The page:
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New York, N.Y. St. Martin's Press, 2002. First Edition [stated]. Hardcover. xx, 284 pages. Includes Acknowledgments, Introduction, Prologue. Bibliography. Notes. Index. Sasha Abramsky (born 4 April 1972) is a British-born Jewish freelance journalist and author who now lives in the United States. His work has appeared in The Nation, The Atlantic Monthly, New York, The Village Voice, and Rolling Stone. He is a senior fellow at the American liberal think tank Demos, and a lecturer in the University of California, Davis's University Writing Program. He received a B.A. from Balliol College, Oxford in politics, philosophy and economics in 1993. He then traveled to the United States, where he earned a master's degree from the Columbia University Graduate School of Journalism. In 2000, he received a Crime and Communities Media Fellowship from the Open Society Foundations. This work weaves together the story of the growth of the American prison system over the past quarter century primarily through the story of Ochoa, a career criminal who grew up in the barrios of post-World War II Los Angeles. Ochoa, who had a long history of nonviolent crimes committed to fund his drug habit, and who cycled in and out of prison since the late 1960's, is a perfect example of how perennial misfits, rather than blood-soaked violent criminals, make up the majority of America's prisoners. Through the stories of Ochoa, Wilson, and others, the author explores in devastating detail how the public has been manipulated into supporting mass incarceration during a period when crime rates have been steadily falling.
New York: Pantheon Books, 1999. First Edition [Stated], First Printing [Stated]. Hardcover. x, 694 pages. Family tree on endpapers. Illustrations. Maps. Plans, Notes. Index. DJ has slight wear, soiling and sticker residue. Adele Logan Alexander is an adjunct professor of history at George Washington University, where she has taught since 1983. She teaches the history of slavery, the civil rights movement, and African-American women. She has taught at Howard University, University of Maryland, and Trinity College. Her research focuses on the black Atlantic world, African-American history, and family history. She has written two books, Ambiguous Lives: Free Women of Color in Rural Georgia, 1789-1879, and Homelands and Waterways: The American Journey of the Bond Family, 1846-1926. The latter book won the non-fiction prize of the Black Caucus of the American Library Association. In 2003 the African American Historical and Genealogical Society recognized her contributions to family history with an award for Outstanding Lifetime Contribution.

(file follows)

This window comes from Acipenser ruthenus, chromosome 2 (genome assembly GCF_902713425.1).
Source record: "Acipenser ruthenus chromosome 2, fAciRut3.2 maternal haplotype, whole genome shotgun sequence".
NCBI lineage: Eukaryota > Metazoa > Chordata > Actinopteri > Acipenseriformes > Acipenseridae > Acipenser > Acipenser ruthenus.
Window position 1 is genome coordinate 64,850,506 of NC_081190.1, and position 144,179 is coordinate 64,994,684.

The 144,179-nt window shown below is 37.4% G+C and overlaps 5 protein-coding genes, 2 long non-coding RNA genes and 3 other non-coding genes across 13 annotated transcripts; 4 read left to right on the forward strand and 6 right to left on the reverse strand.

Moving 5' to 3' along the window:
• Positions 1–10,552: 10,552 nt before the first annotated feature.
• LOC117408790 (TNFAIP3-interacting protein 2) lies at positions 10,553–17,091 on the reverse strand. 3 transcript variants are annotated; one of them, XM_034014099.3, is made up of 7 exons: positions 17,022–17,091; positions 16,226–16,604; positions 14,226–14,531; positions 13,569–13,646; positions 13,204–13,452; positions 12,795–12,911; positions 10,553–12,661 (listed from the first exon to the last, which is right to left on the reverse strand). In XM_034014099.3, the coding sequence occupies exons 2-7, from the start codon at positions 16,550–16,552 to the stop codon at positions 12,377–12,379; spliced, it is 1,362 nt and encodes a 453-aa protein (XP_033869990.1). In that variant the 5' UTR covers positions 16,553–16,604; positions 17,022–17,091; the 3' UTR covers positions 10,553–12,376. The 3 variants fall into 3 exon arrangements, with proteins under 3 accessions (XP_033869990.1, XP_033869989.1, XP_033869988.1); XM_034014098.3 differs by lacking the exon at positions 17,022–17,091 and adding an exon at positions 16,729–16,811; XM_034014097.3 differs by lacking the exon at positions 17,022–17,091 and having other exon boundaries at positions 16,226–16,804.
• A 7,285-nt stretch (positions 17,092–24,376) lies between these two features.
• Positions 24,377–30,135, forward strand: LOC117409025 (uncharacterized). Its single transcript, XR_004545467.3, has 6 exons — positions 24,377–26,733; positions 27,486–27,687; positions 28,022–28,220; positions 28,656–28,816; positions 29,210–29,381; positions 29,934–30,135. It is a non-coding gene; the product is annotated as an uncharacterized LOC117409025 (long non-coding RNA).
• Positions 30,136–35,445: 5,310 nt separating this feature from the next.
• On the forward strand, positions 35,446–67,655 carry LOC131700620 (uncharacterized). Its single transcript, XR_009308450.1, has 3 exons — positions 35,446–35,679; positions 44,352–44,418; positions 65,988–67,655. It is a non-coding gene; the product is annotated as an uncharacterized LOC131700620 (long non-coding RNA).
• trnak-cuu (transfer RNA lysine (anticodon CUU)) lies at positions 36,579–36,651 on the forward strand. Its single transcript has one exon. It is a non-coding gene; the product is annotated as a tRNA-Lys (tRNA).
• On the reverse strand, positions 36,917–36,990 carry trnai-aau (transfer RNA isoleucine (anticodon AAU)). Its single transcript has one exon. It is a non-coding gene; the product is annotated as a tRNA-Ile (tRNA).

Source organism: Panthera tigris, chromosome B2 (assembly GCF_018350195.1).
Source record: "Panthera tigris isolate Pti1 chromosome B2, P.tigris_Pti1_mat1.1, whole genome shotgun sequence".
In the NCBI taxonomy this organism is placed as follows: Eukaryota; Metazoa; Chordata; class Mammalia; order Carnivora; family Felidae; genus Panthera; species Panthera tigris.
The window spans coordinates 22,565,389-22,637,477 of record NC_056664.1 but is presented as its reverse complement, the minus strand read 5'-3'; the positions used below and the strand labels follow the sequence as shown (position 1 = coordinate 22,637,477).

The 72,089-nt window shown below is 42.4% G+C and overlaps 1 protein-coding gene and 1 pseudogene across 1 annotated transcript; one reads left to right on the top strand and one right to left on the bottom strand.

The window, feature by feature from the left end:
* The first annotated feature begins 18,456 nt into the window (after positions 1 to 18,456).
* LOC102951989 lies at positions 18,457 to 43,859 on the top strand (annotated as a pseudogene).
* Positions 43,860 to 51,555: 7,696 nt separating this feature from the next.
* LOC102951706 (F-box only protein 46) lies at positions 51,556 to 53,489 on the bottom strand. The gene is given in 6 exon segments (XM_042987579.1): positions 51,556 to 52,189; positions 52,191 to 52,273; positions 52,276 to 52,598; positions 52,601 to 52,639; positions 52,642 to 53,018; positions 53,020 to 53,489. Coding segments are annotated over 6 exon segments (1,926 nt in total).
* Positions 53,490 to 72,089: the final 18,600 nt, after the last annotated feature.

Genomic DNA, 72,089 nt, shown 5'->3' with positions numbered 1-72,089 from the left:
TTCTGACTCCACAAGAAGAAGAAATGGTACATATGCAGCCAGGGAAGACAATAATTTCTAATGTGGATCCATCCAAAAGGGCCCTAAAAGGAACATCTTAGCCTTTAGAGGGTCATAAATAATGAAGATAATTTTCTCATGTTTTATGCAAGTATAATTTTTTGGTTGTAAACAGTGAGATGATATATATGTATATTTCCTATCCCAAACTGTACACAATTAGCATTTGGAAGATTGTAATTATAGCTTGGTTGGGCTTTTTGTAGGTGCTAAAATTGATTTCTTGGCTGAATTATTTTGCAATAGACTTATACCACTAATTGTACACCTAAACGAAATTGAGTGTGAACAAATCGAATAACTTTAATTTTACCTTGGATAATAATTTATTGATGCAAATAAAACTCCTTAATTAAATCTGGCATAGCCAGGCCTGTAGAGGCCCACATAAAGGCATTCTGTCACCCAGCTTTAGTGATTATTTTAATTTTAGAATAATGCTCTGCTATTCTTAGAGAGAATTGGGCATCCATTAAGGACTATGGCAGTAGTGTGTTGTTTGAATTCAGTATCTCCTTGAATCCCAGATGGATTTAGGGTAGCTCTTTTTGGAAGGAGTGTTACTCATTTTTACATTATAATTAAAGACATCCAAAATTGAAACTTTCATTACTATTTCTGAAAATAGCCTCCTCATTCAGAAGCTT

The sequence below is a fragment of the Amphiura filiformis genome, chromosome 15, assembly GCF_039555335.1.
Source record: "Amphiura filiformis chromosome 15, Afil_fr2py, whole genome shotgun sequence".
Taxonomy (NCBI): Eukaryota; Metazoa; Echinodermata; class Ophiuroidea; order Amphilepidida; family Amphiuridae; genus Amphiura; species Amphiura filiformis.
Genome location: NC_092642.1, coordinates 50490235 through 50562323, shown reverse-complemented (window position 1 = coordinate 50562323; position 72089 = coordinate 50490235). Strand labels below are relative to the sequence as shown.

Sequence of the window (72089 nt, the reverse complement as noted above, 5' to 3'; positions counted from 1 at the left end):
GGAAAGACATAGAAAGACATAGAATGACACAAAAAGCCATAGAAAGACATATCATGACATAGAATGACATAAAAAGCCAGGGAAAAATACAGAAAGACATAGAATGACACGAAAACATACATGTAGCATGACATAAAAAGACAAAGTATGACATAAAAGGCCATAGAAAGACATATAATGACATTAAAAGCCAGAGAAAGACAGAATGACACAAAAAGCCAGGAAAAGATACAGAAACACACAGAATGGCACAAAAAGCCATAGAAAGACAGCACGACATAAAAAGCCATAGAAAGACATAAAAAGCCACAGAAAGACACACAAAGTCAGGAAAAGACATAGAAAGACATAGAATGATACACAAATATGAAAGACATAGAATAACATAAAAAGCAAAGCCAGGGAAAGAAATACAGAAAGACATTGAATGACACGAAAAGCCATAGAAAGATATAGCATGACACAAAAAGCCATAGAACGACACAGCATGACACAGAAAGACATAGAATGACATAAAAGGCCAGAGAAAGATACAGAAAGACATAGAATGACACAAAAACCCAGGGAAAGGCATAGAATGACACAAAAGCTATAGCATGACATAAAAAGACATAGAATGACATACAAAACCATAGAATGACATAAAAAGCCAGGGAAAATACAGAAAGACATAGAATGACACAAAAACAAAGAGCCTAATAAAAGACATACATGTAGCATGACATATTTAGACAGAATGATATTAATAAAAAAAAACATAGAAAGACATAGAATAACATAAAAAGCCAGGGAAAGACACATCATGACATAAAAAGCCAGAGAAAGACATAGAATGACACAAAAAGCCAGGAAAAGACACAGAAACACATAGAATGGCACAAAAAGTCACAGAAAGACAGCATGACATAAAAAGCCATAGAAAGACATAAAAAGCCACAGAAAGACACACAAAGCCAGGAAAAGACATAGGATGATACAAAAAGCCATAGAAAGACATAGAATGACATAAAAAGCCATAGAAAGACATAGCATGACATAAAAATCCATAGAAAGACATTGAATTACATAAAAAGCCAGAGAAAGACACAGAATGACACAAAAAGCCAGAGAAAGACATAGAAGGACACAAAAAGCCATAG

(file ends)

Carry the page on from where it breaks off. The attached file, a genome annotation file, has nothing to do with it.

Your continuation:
Stone Mountain, GA: Your Family Research & Publishing, 2013. Presumed First Edition, First printing. Trade paperback. xviii, 157,  pages. Illustrations. Bibliography. Signed by the author with sentiment on title page. Ink date on title page. Reverend Anderson's business card laid in. A native of Wilkes County, Georgia, Ed Anderson, Sr. was educated in the public schools of Wilkes County and Charlotte-Mecklenburg County, N.C. He is a Distinguished Military Graduate of North Carolina A&T State University with a Bachelor of Science degree in Economics. He is a seminary graduate and an ordained Baptist minister. He recently retired after successfully serving as the first African American Municipal Court Judge in his ancestral home county – Wilkes County, Georgia and the Toombs Judicial Circuit. Ed Anderson, Sr. is the Founder of Anderson Ministries of Wilkes County and author of “Unsung Heroes of Wilkes County, Georgia”. and Fifty Years Later: The Class of 1964 of West Charlotte Senior High School.
Stone Mountain, GA: Your Family Research and Publishing, 2014. Presumed First Edition, First printing. Trade paperback. xii, 74,  pages. Map on front cover. Illustrations. Signed by the author with sentiment on title page. Foreword by Rev. David Cornelius. Born in Hampton, VA and raised in Philadelphia, PA, G. Kathryn Anderson was educated within the Archdiocese of Philadelphia, graduating from John W. Hallahan Catholic Girls’ High School. After moving to Atlanta, Georgia in 1988, she graduated from DeKalb Community College with an Associate degree in Business Administration and later from Mercer University with a Bachelor’s degree in Organization Leadership. From the time of her childhood and as a teen in her all-girls Catholic High School in Philadelphia, she felt a call on her heart to serve overseas as a missionary. After several voluntary short-term missionary experiences in Liberia, Kenya, England, and Haiti, she completely submitted to God’s will and made herself available to serve.
Hoboken, NJ: John Wiley & Sons, Inc., 2004. First Printing [Stated]. Hardcover. xxxiv, 222 pages. Errata and Acknowledgments insert present. Illustrations. Timeline for Brown v. Board of Education. Transcript of the Brown v. Board Opinion. Notes. Contributors. Index. Introduction and Commentary by Tavis Smiley. This is one of the Landmarks in Civil Rights History series. DJ has slight wear and soiling. Smiley was honored with the NAACP Image Award for best news, talk, or information series for three consecutive years (1997–99) for his work on BET Tonight with Tavis Smiley. Smiley's advocacy efforts have earned him numerous awards and recognition including the recipient of the Mickey Leland Humanitarian Award from the National Association of Minorities in Communications.